Self-silencing cooling fans cancel out their own noise

You hear that? No? I'm surprised. It's the fan noise coming out of my laptop, and it's awful. A company called RotoSub claims that it can make computer fans nearly silent by using the fan blades themselves as an active noise cancellation system.

While RotoSub's tech isn't able to minimize the noise of moving air, it can completely cancel out any mechanical noises made by the fan itself. The way this works is half physics and half black magic, as the fan somehow slightly modulates the angle of attack of its own blades to generate a sound that has "the same phase structure as the noise, the same position, and radiation pattern," except inverse. Essentially, it works the same way that noise canceling headphones do, except inside a fan. And it seems to really work:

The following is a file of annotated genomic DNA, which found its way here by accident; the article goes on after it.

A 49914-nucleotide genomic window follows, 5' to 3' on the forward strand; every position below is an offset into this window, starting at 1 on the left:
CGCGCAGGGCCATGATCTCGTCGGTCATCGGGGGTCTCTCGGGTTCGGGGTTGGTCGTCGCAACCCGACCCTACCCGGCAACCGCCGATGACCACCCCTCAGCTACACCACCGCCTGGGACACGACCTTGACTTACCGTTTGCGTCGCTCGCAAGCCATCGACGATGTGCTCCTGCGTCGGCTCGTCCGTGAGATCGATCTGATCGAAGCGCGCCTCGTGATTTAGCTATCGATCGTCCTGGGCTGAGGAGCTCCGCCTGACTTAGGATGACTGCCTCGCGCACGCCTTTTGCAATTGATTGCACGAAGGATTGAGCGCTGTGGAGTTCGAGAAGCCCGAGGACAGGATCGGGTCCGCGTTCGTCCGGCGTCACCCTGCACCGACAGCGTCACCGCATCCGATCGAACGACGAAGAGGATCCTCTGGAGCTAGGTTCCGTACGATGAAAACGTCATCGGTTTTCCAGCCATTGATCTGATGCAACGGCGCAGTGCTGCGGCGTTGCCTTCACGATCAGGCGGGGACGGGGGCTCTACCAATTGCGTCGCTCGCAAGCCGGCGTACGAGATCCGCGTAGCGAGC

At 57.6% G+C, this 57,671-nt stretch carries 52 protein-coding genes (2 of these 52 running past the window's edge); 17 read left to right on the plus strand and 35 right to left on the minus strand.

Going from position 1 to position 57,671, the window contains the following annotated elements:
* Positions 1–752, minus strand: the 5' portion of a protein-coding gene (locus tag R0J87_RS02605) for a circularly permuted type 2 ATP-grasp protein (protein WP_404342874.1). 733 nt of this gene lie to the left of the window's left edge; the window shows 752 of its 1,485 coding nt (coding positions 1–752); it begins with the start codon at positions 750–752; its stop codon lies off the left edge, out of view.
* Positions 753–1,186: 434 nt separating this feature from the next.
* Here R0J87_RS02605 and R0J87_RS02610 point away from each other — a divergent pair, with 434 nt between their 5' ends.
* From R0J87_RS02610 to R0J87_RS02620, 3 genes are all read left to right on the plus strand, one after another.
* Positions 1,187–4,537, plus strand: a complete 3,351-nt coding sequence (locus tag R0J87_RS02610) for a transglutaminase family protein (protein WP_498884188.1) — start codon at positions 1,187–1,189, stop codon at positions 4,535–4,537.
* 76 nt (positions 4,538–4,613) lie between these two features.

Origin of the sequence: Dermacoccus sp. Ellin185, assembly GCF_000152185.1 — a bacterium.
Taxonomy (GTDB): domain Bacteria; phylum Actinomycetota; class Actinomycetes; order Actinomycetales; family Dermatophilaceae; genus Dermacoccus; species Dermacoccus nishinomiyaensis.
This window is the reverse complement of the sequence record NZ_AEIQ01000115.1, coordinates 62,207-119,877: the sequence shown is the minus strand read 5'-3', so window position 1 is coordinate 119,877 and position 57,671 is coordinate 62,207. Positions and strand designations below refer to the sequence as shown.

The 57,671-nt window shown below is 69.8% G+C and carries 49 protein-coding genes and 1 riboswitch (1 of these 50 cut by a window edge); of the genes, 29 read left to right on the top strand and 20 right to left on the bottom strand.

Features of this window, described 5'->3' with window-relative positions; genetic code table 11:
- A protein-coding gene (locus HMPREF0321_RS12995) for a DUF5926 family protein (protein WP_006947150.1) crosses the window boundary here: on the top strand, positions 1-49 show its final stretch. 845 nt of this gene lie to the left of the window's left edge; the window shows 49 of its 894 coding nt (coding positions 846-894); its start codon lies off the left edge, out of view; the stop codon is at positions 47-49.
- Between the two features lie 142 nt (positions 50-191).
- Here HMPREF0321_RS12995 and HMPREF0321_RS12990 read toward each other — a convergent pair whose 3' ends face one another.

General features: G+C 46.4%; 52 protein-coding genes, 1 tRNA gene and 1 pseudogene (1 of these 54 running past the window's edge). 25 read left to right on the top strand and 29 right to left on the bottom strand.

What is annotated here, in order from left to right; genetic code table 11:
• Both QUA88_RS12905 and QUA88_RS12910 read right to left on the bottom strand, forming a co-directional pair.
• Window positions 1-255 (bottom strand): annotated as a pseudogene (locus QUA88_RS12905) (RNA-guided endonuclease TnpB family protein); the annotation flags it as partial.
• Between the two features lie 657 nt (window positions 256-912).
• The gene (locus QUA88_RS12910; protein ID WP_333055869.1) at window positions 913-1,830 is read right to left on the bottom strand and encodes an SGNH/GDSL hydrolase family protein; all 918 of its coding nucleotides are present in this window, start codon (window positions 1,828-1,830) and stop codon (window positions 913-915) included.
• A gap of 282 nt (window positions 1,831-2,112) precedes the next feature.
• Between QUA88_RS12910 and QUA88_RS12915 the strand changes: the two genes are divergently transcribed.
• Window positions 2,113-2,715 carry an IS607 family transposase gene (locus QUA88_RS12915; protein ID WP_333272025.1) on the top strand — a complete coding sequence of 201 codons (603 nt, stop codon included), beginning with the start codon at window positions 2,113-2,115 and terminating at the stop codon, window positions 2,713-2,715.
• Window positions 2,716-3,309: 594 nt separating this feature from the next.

While this poor little demo is just of a teeny 80 mm CPU cooling fan, the fundamental technology inside it can be scaled up to any size you want, from air conditioners to ceiling fans all the way up to aircraft turbine engines, and apparently, an unnamed aircraft engine manufacturer has already expressed some interest. For its part, RotoSub isn't actually interested in producing any hardware themselves, but they'll happily license out its technology to anyone who is.

RotoSub, via OhGizmo and CNET

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